I guess I am going to have to Do you think that dry land was somehow simply hidden by the water ? How could it be dry if it was under the water ?
And saying "let it be seen" does not contradict the idea that it is created. You really seem to think that a narrow literalism is the only possible reading.
quote: Where did I say this
The text is clear on Day 2 that there WAS a creation, that of a "firmament" (not heavens, not earth, not waters, but "firmament"). This "firmament" was created to separate the waters above from the waters below.
Well I am glad you admit that much. But feel free to go back and read your post.
quote: On the first three Days, God is forming "realms" which He will populate by "rulers" on the next three Days. The way that God forms these "realms" is by separation of the pre-existing material, and by naming the new realms, thus giving them meaning and function. In some cases, this separation of pre-existing material is accomplished by creating something new; in other cases not.
Which reveals a lack of substantive disagreement. Refusing to call something a creation even when something distinct is formed is at best a choice of phrasing. And surely the fact that the material is pre-existing is only relevant if you insist on ex nihilism creation which you denied doing.
From your list I get the heavens created in day 2 and the Earth in day 3.
quote: The land was already here, covered with water. It had already been created. Since it was covered with water, it was not dry.
So it is reasonable to say that dry land was not merely revealed.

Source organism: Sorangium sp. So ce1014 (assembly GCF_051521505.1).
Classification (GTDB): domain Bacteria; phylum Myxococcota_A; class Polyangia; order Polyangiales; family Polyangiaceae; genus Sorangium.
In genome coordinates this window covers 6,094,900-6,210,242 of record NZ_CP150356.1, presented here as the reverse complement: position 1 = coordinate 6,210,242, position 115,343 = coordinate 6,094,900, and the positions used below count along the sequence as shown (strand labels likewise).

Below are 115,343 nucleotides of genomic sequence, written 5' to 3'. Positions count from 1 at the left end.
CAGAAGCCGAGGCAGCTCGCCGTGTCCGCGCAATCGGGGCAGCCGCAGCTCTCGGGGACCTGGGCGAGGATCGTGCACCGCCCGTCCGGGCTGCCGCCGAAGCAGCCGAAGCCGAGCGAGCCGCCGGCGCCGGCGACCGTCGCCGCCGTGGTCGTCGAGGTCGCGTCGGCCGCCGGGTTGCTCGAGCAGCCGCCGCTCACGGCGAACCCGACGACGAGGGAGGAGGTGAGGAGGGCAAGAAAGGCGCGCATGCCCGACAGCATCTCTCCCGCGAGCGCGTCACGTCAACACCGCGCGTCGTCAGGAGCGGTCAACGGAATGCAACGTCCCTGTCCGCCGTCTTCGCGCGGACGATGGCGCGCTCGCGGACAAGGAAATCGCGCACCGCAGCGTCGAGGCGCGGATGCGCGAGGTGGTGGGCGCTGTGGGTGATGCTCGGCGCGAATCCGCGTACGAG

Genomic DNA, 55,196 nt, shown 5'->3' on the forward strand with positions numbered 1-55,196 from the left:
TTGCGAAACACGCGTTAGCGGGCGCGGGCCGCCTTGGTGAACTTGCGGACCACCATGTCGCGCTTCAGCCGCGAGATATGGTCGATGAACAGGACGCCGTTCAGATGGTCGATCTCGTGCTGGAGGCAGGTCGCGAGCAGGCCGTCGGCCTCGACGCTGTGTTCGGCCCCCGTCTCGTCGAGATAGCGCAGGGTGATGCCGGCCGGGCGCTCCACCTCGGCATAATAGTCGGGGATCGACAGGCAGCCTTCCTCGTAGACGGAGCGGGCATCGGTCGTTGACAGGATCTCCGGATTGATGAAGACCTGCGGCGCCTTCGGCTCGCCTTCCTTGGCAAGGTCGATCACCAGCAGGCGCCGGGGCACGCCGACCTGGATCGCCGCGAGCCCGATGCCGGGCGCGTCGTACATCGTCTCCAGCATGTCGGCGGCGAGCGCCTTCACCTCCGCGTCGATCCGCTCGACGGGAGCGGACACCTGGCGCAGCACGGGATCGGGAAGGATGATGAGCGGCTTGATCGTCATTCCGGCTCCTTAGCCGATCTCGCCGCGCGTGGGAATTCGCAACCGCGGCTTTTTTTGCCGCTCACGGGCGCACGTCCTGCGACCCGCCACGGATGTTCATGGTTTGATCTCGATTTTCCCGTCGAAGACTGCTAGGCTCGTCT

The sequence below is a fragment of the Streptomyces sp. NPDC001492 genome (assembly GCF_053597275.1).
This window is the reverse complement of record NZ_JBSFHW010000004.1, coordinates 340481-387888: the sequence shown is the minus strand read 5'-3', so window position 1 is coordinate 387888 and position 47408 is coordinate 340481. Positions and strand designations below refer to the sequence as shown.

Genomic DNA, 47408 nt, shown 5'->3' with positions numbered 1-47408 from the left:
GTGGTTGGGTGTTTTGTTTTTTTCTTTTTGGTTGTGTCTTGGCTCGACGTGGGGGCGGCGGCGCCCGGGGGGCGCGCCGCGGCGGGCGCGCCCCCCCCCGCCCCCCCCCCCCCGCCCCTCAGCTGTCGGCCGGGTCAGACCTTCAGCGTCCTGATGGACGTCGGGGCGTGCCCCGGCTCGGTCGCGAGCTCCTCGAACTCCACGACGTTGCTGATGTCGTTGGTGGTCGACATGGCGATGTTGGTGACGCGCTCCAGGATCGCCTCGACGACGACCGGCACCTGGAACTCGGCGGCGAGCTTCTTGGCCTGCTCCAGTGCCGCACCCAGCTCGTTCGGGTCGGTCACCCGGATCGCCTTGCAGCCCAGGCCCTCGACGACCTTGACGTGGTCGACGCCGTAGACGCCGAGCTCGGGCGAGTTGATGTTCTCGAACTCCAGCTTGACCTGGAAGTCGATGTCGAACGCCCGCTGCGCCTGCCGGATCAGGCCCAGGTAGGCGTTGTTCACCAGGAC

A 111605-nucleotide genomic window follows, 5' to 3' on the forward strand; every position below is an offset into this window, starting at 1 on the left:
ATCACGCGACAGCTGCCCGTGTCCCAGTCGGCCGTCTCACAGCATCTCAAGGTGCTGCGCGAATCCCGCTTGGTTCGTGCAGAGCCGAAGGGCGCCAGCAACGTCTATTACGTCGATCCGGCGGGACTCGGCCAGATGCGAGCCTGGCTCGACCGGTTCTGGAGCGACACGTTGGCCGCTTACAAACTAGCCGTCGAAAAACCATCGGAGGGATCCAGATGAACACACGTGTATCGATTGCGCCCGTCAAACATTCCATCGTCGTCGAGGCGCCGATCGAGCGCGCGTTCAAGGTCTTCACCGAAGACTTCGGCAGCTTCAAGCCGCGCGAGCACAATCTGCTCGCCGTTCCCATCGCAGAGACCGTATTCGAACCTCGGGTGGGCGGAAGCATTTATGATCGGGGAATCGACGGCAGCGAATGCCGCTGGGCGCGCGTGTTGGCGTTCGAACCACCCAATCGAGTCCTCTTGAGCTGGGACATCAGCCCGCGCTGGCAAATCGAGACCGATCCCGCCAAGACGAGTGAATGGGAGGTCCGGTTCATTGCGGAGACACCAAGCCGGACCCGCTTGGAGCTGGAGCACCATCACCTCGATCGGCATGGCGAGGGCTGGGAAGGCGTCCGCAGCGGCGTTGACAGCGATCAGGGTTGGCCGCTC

quote: I am simply trying to be careful and to urge care with the text, and not to force foreign understandings on it.
And yet you do exactly that when you insist that there is a move of focus to Earth. And you aren't really doing that here - certainly you offer no argument that any "foreign" understanding is involved.
quote: When an author chooses the word "created" for some things and "be seen" for others, he is making a distinction that should not be ignored. You might WISH that the text said that the earth was "created" on Day 3, but it doesn't. We should not impose our wishes on the text.
If you can show that Hebrew writers insisted on using words in that way, rather than varying words because it reads better as English writers do you might have a point. But simply assuming that they did might well be forcing a foreign understanding on the text - exactly contrary to your stated intent.
quote: That's not what I said, and it's not what the text says.
Then I guess you are determined to avoid seeing a more general idea of creation and are pretty much stuck with assuming that it has to be ex nihilo to count.